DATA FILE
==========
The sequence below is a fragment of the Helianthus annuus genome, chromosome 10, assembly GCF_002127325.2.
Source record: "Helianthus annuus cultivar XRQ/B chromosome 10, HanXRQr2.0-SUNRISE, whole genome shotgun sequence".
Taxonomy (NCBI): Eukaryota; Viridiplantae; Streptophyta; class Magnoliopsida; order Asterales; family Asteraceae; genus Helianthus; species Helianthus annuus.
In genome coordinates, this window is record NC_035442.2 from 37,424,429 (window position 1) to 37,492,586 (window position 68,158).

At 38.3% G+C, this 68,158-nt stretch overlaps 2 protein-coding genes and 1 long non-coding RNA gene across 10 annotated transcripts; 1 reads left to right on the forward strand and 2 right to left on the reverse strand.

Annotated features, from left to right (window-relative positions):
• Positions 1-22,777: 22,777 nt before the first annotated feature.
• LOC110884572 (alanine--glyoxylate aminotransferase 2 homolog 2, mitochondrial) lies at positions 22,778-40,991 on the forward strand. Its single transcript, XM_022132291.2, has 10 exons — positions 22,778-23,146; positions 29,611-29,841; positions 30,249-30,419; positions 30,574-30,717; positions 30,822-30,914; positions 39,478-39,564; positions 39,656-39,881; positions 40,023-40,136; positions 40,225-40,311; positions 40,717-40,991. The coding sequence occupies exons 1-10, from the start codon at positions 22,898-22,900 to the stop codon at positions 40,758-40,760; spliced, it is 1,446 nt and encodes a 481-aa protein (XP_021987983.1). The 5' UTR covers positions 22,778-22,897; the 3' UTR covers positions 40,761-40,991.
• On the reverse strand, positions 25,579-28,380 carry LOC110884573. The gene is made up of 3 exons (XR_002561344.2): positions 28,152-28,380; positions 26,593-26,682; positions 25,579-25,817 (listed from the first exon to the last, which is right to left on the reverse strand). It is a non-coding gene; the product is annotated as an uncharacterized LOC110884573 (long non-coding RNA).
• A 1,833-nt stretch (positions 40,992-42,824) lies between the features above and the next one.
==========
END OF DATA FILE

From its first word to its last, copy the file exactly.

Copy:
The sequence below is a fragment of the Helianthus annuus genome, chromosome 10, assembly GCF_002127325.2.
Source record: "Helianthus annuus cultivar XRQ/B chromosome 10, HanXRQr2.0-SUNRISE, whole genome shotgun sequence".
Taxonomy (NCBI): Eukaryota; Viridiplantae; Streptophyta; class Magnoliopsida; order Asterales; family Asteraceae; genus Helianthus; species Helianthus annuus.
In genome coordinates, this window is record NC_035442.2 from 37,424,429 (window position 1) to 37,492,586 (window position 68,158).

At 38.3% G+C, this 68,158-nt stretch overlaps 2 protein-coding genes and 1 long non-coding RNA gene across 10 annotated transcripts; 1 reads left to right on the forward strand and 2 right to left on the reverse strand.

Annotated features, from left to right (window-relative positions):
• Positions 1-22,777: 22,777 nt before the first annotated feature.
• LOC110884572 (alanine--glyoxylate aminotransferase 2 homolog 2, mitochondrial) lies at positions 22,778-40,991 on the forward strand. Its single transcript, XM_022132291.2, has 10 exons — positions 22,778-23,146; positions 29,611-29,841; positions 30,249-30,419; positions 30,574-30,717; positions 30,822-30,914; positions 39,478-39,564; positions 39,656-39,881; positions 40,023-40,136; positions 40,225-40,311; positions 40,717-40,991. The coding sequence occupies exons 1-10, from the start codon at positions 22,898-22,900 to the stop codon at positions 40,758-40,760; spliced, it is 1,446 nt and encodes a 481-aa protein (XP_021987983.1). The 5' UTR covers positions 22,778-22,897; the 3' UTR covers positions 40,761-40,991.
• On the reverse strand, positions 25,579-28,380 carry LOC110884573. The gene is made up of 3 exons (XR_002561344.2): positions 28,152-28,380; positions 26,593-26,682; positions 25,579-25,817 (listed from the first exon to the last, which is right to left on the reverse strand). It is a non-coding gene; the product is annotated as an uncharacterized LOC110884573 (long non-coding RNA).
• A 1,833-nt stretch (positions 40,992-42,824) lies between the features above and the next one.